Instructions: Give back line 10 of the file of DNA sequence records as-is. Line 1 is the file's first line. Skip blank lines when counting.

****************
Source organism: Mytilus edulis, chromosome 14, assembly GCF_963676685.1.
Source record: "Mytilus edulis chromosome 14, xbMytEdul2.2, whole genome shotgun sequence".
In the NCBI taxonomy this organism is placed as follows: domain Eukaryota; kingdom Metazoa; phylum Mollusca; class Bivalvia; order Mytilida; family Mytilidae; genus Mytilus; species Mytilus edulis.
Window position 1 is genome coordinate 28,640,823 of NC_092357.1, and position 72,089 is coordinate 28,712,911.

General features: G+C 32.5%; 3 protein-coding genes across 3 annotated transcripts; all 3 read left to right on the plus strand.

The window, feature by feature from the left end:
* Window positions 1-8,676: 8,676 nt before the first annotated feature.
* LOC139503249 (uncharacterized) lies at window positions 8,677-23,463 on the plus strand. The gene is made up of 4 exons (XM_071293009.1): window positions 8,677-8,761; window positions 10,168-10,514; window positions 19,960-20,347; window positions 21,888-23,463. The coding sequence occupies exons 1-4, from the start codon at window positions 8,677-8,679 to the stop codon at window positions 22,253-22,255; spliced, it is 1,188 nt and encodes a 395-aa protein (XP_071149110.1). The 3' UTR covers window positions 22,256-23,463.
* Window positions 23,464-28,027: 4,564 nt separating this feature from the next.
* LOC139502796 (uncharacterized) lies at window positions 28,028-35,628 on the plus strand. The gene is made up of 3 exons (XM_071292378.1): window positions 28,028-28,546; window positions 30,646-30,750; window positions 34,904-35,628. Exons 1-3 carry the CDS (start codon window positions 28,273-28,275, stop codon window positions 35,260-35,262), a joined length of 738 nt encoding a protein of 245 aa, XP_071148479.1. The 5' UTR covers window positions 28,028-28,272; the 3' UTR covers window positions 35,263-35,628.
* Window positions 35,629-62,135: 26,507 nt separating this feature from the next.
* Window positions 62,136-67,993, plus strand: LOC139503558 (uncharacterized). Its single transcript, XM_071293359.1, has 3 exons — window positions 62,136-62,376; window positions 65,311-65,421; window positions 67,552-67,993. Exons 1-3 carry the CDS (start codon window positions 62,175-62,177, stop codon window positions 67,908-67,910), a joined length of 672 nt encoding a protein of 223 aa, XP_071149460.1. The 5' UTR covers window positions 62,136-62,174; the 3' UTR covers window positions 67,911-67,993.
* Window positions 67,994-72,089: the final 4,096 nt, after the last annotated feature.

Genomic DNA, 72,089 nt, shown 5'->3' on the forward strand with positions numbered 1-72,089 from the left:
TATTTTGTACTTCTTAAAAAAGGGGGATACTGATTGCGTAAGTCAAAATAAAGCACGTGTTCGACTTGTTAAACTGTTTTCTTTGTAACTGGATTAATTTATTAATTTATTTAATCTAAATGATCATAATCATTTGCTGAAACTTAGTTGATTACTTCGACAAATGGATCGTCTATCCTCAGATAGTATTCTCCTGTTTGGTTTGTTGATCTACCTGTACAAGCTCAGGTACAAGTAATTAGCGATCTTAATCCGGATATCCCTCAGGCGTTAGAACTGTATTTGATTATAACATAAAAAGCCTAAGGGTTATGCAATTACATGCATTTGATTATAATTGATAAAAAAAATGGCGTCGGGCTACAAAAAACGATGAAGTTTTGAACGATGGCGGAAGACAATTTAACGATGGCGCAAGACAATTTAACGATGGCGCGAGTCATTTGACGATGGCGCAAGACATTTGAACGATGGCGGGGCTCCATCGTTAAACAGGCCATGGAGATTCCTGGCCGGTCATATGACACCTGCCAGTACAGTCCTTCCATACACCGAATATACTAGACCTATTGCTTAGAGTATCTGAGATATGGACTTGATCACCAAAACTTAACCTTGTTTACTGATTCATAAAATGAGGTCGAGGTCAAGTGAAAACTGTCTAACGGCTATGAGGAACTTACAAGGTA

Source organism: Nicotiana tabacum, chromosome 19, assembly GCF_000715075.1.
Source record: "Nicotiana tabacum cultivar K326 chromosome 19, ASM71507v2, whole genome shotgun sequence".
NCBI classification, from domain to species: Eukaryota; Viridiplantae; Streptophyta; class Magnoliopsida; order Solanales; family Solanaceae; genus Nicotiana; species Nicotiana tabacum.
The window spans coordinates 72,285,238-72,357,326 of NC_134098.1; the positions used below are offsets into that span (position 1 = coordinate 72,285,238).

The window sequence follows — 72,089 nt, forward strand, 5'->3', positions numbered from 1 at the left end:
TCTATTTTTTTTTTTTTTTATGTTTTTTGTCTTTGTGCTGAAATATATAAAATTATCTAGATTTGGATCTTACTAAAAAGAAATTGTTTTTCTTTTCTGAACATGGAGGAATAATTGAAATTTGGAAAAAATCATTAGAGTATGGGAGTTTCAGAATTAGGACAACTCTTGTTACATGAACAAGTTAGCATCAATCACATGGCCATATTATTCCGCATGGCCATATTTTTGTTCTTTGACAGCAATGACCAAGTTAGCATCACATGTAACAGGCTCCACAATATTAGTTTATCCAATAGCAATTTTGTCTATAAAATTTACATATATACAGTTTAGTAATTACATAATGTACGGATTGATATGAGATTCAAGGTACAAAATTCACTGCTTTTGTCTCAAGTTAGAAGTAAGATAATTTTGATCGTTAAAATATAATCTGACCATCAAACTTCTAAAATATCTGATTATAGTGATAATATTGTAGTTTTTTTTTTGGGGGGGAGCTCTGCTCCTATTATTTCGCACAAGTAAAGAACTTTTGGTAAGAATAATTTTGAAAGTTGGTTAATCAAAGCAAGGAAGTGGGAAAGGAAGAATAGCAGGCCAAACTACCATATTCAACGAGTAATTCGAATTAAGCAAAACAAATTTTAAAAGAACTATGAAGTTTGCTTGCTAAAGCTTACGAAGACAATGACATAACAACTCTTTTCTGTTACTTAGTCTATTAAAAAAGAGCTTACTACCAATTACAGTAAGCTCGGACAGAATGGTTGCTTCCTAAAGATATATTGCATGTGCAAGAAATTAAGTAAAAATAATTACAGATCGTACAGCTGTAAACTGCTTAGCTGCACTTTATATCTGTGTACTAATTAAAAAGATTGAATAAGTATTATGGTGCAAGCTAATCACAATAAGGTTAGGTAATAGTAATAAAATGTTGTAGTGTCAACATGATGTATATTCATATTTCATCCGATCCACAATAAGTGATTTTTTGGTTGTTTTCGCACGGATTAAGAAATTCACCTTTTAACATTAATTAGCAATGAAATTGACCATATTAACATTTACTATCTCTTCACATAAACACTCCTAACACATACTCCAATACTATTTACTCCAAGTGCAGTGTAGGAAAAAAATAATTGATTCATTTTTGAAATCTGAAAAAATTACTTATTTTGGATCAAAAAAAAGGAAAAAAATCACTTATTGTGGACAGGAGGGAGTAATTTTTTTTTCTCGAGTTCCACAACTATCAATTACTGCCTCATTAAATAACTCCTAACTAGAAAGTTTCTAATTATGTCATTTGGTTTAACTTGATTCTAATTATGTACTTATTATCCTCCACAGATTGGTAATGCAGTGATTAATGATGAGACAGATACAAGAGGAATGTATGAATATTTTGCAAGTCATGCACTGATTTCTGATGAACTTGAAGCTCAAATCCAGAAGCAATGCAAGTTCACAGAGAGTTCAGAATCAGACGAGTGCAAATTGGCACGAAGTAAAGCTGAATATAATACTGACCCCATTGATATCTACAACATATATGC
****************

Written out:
* LOC139502796 (uncharacterized) lies at window positions 28,028-35,628 on the plus strand. The gene is made up of 3 exons (XM_071292378.1): window positions 28,028-28,546; window positions 30,646-30,750; window positions 34,904-35,628. Exons 1-3 carry the CDS (start codon window positions 28,273-28,275, stop codon window positions 35,260-35,262), a joined length of 738 nt encoding a protein of 245 aa, XP_071148479.1. The 5' UTR covers window positions 28,028-28,272; the 3' UTR covers window positions 35,263-35,628.